Use customer input to reformulate the learning objective and build a new prototype and repeat.  The key here is to build fast, test fast, learn fast and repeat fast.  The art becomes defining the simplest learning objectives, building the simplest prototypes and making decisions with data from the fewest customers.

With complexity and newness prediction isn’t possible. But learning is.

And learning doesn’t have to take a lot of time.

Image credit — John William Waterhouse

Sort By Importance

ships-engine-order-telegraphUrgency is important, but it’s not everything. It creates focus, but washes out the radical fringe. It’s easy to measure, but easy to measure doesn’t mean it’s the best thing to work on.

In the heat of the moment urgency is king. Frantic project managers take shortcuts to meet a deadline defined fourteen months ago; Lean Startup-ers ready-fire-aim their way from pivot to pivot; And resources flow to projects that are scheduled to finish soonest.

Urgency is attractive because it’s so clear cut, so objective, so easy to measure.

Due Date – Today’s Date = Urgency.

There’s always consensus on today’s date, everyone knows the due date and subtraction come easily.  There you go. No debate, no discussion.  This project has more urgency than that one.  Just do the math. But where did the due date come from? Did the work content define the due date?  If so, projects with the least work content, with their immanent due date, are the most urgent and resources should flow to the shortest projects.  Did the annual trade show set the due date?  If so, projects with earliest trade shows should get priority.  Did the CEO define the due date for reasons unknown to mere mortals?  If so, projects that finish before the declared date should get priority and projects that finish after the due date should get put on the back burner.

Project scope defines work content and start date plus work content equals due date.  For two projects with equal work content, the project that starts first has more urgency. Should projects start sooner to increase urgency? Should project plans pile on resources to pull in the completion date to increase urgency? Should project managers strip the sizzle out of projects so they finish sooner?

Urgency isn’t important. Importance is important.

The problem with importance is its subjective nature. Because there is no objective measure of importance, judgement is required.  The cold scoring systems to rank projects don’t work.  There are no scoring rubrics, no algorithms, no customized weighting factors that can objectively quantify importance.  It’s either important or it isn’t.  It’s important in the chest, or it’s not. It’s all about judgement.

The context defines what’s important. Market share has dropped five years in a row, some projects are more important than others. Market share has increased five years in a row, a different set of projects is important. Can’t make payroll, urgency-based project selection is best. Technology is long in the tooth, it’s important to fund projects that buy or build new technology. Which projects are most important? It depends.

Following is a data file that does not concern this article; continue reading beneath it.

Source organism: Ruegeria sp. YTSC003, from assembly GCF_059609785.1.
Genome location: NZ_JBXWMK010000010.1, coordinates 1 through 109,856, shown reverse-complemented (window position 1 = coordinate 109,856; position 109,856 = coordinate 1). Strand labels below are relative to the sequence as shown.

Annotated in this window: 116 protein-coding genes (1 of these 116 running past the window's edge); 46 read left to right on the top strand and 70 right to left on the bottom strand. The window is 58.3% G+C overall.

The best way to sort projects by importance is to ask “Is this project important?” and have a discussion. Some projects will have more upside and others will have more certainty.  Some could create new markets and other will proved two percent growth in a guaranteed way. Which are most important? It depends.

Importance is relative. Use the “Is this project important?” methodology to force rank your projects by importance.  Once complete, take a step back and ask if the ranked list makes sense.  Reshuffle if needed.  Starting from the top, fully staff the most important project. For the next most important project, allocate the remaining resources and repeat the process project-by-project until the resources are gone.  This process ensures the most important projects on the list get the resources. But there’s a hole in the methodology.

What if our innate urgency bias keeps the most important projects off the list?

Image credit – Stephen Depolo

When doing new work, you’ll be wrong.

OOPSWhen doing something from the first time you’re going to get it wrong.  There’s no shame in that because that’s how it goes with new work. But more strongly, if you don’t get it wrong you’re not trying hard enough.  And more strongly, embrace the inherent wrongness as a guiding principle.

Take Small Bites. With new work, a small scope is better than a large one.  But it’s exciting to do new work and there’s a desire to deliver as much novel usefulness as possible.  And, without realizing it, the excitement can lead to a project bloated with novelty.  With the best intentions, the project team is underwater with too much work and too little time.  With new work, it’s better to take one bite and swallow than three and choke.

Ratchet Thinking. With new work comes passion and energy.  And though the twins can be helpful and fun to have around, they’re not always well-behaved.  Passion can push a project forward but can also push it off a cliff. Energy creates pace and can quickly accelerate a project though the milestones, but energy can be careless and can just as easily accelerate a project in the wrong direction.  And that’s where ratchet thinking can help.